15. The motion picture distributors who were defendants in the government antitrust suit referred to as the Paramount case—which included Paramount Pictures, Inc., Warner Bros. Pictures, Inc., Twentieth Century Fox Film Corporation, Metro-Goldwyn-Mayer, Universal Pictures Corporation, Columbia Pictures Corporation, and United Artists Corporation—are subject to the consent decrees entered in that case more than 50 years ago. These decrees enjoin eight trade practices.
True.
False.

16. The defendants in the Paramount case may:
A. Require a theater to license five films.
B. Require a theater to license 10 films.
C. May not condition the licensing of one film on the licensing of any other film.

17. The defendants in the Paramount case are enjoined from fixing the admission price that theaters charge to see their films.
True.
False.

18. The Paramount defendants are still enjoined from licensing motion pictures in any manner other than one in which each license “shall be offered and taken theatre by theatre, solely upon the merits and without discrimination.”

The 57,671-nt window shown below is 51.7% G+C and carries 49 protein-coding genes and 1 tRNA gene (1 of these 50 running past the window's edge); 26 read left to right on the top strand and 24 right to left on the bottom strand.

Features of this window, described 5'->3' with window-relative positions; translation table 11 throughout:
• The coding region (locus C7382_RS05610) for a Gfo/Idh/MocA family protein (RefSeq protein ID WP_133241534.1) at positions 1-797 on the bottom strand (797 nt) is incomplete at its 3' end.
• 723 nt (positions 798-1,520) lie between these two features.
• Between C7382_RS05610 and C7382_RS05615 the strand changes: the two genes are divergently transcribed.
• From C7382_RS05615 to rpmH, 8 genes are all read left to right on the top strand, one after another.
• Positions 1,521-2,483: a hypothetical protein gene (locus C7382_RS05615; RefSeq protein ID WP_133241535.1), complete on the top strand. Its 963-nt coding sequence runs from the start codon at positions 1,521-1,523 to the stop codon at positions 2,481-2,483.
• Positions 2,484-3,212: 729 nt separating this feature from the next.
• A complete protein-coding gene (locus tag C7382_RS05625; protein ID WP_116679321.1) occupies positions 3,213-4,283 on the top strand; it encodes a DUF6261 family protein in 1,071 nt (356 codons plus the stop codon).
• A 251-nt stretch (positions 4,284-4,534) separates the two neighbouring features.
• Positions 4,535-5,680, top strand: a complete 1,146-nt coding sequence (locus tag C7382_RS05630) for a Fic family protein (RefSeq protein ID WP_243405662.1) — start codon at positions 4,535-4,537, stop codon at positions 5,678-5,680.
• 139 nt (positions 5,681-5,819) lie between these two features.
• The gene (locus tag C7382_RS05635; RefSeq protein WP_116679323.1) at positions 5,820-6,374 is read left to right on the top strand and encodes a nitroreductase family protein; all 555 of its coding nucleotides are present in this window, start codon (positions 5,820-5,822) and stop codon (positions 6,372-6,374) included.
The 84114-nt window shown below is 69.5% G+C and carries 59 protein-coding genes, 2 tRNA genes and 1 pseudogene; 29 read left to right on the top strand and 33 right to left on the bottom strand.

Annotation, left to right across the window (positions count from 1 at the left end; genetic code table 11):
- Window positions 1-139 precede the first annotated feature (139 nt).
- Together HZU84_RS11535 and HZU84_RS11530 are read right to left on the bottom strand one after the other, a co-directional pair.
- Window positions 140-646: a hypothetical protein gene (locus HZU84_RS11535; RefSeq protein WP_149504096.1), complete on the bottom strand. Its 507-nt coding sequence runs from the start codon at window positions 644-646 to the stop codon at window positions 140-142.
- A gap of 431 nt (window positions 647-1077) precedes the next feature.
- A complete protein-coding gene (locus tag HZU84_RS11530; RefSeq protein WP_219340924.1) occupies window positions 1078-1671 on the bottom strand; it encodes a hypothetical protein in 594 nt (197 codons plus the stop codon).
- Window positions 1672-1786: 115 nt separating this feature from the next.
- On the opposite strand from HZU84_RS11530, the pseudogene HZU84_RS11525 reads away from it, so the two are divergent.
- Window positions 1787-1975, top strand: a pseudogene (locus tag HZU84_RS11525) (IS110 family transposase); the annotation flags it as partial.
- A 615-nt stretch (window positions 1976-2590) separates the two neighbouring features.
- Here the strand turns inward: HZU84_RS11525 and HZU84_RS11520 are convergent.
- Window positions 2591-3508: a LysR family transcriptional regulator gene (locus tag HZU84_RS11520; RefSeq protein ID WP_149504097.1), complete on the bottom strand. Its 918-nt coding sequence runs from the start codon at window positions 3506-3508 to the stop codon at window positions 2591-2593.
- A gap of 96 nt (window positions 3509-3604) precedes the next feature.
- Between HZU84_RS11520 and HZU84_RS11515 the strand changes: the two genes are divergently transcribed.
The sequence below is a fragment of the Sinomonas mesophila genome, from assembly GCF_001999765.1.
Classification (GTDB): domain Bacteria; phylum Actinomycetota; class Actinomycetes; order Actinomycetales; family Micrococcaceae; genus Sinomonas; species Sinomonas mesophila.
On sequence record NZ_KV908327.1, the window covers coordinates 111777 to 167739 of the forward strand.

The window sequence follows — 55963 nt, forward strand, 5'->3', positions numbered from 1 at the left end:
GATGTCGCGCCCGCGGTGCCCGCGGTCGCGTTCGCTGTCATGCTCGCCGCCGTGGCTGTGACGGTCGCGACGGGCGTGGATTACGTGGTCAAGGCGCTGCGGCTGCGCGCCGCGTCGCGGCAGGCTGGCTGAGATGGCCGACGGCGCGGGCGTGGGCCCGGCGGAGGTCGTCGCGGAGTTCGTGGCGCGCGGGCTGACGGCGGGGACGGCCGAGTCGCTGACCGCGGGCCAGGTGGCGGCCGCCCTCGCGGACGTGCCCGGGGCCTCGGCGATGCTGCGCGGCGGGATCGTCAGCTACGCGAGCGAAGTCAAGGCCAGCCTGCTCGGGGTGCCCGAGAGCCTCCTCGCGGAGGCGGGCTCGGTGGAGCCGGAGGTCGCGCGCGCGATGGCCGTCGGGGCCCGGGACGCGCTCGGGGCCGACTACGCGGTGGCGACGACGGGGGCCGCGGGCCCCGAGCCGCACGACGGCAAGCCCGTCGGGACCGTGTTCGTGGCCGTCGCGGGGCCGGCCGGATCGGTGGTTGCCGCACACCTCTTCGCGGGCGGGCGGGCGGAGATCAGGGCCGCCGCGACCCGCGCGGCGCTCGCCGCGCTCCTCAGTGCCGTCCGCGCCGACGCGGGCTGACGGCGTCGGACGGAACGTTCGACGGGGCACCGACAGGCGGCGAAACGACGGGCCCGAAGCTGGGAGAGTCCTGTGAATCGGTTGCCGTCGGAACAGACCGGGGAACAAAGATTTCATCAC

True.
False.

19. Pursuant to the decrees in the Paramount case, Warner Bros., MGM, and Fox were enjoined from owning theaters in this country, but Universal, Columbia, and United Artists had no such provision in their decrees.
True.
False.

20. Forty years after Judge William B. Herlands’s decision in United States v. Loew’s Inc., some motion picture distribution companies are still enjoined from conditioning the licensing of one or more films to television stations on the licensing of any other film.
True.
False.


Address and Billing 
After submitting your answers you will be asked to enter your name, address, and payment information on the next screen. Once you have submitted the current form, you will be switched to a secure mode which will allow you to safely transmit your credit card number over the Internet.

If you do not wish to complete this transaction over the Internet you should print this page and send it to the address listed in Step 3 of the instructions at the top of this page.

  
Before hitting the "Submit" button please verify that all questions have been answered .

 

*The Los Angeles County Bar Association has been approved as a continuing legal education provider of Minimum Continuing Legal Education credit by The State Bar of California. This self-assessment activity will qualify for Minimum Continuing Legal Education credit by The State Bar of California in the amount of one hour.